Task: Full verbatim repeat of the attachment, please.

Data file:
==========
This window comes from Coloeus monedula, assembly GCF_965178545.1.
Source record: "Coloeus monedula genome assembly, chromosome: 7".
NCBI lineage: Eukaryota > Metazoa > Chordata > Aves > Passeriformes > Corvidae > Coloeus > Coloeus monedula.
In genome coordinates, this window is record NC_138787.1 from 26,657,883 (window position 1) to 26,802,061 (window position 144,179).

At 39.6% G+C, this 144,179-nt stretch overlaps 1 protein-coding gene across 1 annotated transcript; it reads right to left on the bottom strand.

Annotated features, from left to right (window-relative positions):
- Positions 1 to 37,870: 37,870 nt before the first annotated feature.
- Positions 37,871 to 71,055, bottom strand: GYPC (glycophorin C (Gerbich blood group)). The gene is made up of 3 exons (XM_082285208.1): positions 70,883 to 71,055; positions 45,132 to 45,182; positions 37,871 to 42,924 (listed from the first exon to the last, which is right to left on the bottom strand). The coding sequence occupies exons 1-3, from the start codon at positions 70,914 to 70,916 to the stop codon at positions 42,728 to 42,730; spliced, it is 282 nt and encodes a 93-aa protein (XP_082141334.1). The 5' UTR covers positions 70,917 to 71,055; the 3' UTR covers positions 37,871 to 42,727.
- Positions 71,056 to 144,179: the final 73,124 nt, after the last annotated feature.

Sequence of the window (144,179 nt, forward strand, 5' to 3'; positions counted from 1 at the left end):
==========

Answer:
This window comes from Coloeus monedula, assembly GCF_965178545.1.
Source record: "Coloeus monedula genome assembly, chromosome: 7".
NCBI lineage: Eukaryota > Metazoa > Chordata > Aves > Passeriformes > Corvidae > Coloeus > Coloeus monedula.
In genome coordinates, this window is record NC_138787.1 from 26,657,883 (window position 1) to 26,802,061 (window position 144,179).

At 39.6% G+C, this 144,179-nt stretch overlaps 1 protein-coding gene across 1 annotated transcript; it reads right to left on the bottom strand.

Annotated features, from left to right (window-relative positions):
- Positions 1 to 37,870: 37,870 nt before the first annotated feature.
- Positions 37,871 to 71,055, bottom strand: GYPC (glycophorin C (Gerbich blood group)). The gene is made up of 3 exons (XM_082285208.1): positions 70,883 to 71,055; positions 45,132 to 45,182; positions 37,871 to 42,924 (listed from the first exon to the last, which is right to left on the bottom strand). The coding sequence occupies exons 1-3, from the start codon at positions 70,914 to 70,916 to the stop codon at positions 42,728 to 42,730; spliced, it is 282 nt and encodes a 93-aa protein (XP_082141334.1). The 5' UTR covers positions 70,917 to 71,055; the 3' UTR covers positions 37,871 to 42,727.
- Positions 71,056 to 144,179: the final 73,124 nt, after the last annotated feature.

Sequence of the window (144,179 nt, forward strand, 5' to 3'; positions counted from 1 at the left end):